Can we improve flaring to cut down carbon emissions? - Africa’s premier report on the oil, gas and energy landscape.

Can we improve flaring to cut down carbon emissions?

In this article, we feature an interview with Lei Sui, Product Manager for flare.IQ, in our Digital Solutions business.

 What is flare.IQ?

The way I would think of flare.IQ is that it’s a digital platform enabling us to provide a holistic flare management solution for our oil and gas customers: from up, to mid to downstream, across the entire value chain.

Our strength has always been in measurement. flare.IQ is a hardware and software solution that brings our expertise in measurement together with an advanced algorithm for optimization to deliver outcome for our customers.

 Could you please tell us how this works, in simple terms?  

flare.IQ delivers value in three ways:

First, it guides operators across the globe, to comply with most recent regulations around flaring.

Second, it helps customers including refiners operate more efficiently. The system can help bring down operational cost through reduced utility consumption.

And third, it reduces their overall carbon footprint by maximizing flare combustion efficiency. Flaring is one of the largest causes of carbon emissions across the oil and gas sector. Low flare combustion efficiency typically leads to venting more methane (a more potent Green House Gas than CO2) to the atmosphere, contributing to a larger carbon footprint.

 What does it look like?

The hardware product is actually a platform from our Nexus Controls business, also in Digital Solutions, which is combined to sensors and software to create the flare.IQ package. It is basically an industrial computer that sits in the customer’s controls room, as a rack mounted server.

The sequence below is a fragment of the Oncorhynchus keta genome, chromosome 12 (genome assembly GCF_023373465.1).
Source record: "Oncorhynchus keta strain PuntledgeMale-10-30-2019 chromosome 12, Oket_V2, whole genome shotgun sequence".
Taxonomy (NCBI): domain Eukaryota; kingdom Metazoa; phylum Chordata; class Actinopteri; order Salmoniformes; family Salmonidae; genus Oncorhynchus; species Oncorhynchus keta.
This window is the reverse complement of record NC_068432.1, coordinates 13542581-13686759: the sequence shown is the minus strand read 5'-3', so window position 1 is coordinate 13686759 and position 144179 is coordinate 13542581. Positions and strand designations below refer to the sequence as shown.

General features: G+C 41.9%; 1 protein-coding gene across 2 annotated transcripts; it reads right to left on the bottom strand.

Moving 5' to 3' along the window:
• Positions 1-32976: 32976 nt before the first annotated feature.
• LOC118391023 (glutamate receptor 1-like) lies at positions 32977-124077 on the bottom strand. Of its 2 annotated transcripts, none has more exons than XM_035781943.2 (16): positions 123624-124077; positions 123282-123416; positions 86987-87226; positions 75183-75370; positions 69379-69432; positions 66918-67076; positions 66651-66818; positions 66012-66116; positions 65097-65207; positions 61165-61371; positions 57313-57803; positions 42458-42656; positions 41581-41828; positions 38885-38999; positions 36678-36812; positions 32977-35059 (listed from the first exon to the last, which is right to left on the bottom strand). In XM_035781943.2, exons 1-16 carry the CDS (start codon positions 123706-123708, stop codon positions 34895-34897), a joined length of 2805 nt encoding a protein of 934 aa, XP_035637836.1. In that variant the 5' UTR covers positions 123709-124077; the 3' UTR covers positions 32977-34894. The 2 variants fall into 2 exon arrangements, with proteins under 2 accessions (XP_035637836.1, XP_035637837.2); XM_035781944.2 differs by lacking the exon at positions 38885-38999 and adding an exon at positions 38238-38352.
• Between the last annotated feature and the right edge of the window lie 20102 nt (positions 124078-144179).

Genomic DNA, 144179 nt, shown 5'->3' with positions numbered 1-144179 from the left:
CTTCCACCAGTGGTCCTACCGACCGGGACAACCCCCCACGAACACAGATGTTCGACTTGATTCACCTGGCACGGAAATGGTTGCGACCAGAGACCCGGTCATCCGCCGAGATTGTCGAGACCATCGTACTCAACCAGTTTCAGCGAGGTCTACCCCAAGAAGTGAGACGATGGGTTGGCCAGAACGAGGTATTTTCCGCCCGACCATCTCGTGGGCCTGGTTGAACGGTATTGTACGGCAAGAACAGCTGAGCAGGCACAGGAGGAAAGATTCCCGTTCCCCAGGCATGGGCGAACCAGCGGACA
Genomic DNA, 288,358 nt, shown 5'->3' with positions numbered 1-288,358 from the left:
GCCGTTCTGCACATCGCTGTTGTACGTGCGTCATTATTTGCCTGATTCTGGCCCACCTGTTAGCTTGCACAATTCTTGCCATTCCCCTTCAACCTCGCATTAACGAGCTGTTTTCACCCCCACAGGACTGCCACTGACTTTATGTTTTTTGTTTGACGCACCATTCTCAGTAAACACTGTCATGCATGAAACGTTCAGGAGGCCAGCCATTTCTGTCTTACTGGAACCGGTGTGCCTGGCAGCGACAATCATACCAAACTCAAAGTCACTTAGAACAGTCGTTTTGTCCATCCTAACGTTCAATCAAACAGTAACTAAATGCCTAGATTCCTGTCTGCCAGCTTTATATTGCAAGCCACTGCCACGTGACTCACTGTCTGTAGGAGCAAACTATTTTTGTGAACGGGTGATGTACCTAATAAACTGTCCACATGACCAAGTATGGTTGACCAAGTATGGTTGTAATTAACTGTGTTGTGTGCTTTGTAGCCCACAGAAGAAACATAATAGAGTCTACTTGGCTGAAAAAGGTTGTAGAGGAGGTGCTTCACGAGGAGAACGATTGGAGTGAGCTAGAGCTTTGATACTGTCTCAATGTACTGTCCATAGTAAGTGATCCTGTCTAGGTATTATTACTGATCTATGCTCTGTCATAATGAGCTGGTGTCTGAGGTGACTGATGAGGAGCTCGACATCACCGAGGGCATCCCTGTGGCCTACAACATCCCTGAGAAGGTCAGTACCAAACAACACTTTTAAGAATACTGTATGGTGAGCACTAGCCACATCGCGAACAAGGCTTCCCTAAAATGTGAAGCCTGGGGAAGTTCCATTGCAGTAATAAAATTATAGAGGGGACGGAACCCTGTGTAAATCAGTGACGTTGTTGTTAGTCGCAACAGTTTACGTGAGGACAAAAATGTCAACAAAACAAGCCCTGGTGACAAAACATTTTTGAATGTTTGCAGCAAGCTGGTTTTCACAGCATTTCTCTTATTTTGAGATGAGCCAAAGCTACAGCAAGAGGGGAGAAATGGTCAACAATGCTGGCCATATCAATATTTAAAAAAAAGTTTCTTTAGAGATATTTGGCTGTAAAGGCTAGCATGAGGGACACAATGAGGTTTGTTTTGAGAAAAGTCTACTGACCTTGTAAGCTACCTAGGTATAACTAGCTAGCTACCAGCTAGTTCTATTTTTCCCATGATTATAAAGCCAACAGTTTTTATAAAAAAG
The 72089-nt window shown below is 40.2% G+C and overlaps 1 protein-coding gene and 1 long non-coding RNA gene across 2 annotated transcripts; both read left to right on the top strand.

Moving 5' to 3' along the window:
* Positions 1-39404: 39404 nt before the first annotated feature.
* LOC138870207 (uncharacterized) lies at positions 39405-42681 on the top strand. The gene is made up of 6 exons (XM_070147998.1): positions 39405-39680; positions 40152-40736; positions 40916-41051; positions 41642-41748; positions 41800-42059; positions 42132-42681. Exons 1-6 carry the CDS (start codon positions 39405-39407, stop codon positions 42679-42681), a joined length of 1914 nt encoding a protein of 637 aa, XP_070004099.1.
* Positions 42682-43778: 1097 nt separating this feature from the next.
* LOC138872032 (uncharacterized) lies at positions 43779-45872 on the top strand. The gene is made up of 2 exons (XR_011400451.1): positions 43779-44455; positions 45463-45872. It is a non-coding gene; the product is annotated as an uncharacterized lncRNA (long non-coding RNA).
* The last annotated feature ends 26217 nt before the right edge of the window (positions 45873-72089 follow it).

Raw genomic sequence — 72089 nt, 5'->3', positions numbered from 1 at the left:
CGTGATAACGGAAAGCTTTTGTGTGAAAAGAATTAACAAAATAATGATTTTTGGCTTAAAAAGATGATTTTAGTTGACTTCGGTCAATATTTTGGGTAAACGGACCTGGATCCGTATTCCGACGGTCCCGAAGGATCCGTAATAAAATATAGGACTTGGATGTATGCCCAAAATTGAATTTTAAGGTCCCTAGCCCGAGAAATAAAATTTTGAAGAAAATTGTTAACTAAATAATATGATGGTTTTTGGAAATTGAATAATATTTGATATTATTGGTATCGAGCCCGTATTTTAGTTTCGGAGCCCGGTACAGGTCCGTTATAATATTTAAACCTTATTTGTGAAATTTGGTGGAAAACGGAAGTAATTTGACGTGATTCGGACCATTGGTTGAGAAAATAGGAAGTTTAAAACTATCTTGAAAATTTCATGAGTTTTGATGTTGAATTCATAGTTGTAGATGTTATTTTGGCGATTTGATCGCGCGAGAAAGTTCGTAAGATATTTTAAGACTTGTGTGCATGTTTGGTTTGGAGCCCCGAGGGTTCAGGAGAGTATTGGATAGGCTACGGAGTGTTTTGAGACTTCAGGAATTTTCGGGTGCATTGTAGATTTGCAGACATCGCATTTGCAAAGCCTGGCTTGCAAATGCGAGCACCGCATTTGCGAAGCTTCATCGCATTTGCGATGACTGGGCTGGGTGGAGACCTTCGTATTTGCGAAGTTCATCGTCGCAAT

flare.IQ advanced flare control platform

Who is using this tech right now, and how is it performing?

We recently gathered data from customers with refineries in Ohio, in North Dakota, and in Texas in the US.

Using the analysis done on results and measurements gathered, we can see that the combustion efficiency was improved with the system by 15-20%, saving them approximately USD200K per year in steam.

During normal flaring events, operators have to inject other gases to the flare to optimize the combustion. This is currently a manual process. With flare.IQ, they can automate that process, saving operators money and making their plant cleaner: this is the most important.

What have you learned from the innovation process?

I would say the most important lesson I learned through this process is listening to customers, and the problems that they face on a daily basis.

This idea came directly from a customer, while we were in the field. You know, we have always been in the flare measurement space for 40 years. But not in flare management, that’s very different.

Helping the customer manage their risk is something we had not been used to. Yet, we had the capability within our corporation to do it: by leveraging technology from our Nexus Controls product line, working with our global network of Research & Tech centers, we were able to take an idea into a product in less than a year. I can say the typical New Product Introduction cycle is 3 to 5 years.

I have to admit that as a team we didn’t set out originally to develop a product that saved operators money or reduced emissions. We learned that along the way. We set out to develop a product that helped our customers meet regulations here in the US (from the EPA) and as we deployed the solution and looked at the data, we started to understand the ancillary values of the product, then it started to broaden and scale into other economies outside of the US.

A great testament to the way this industry is transforming today, by testing, listening and leveraging talent and expertise, to take energy forward.


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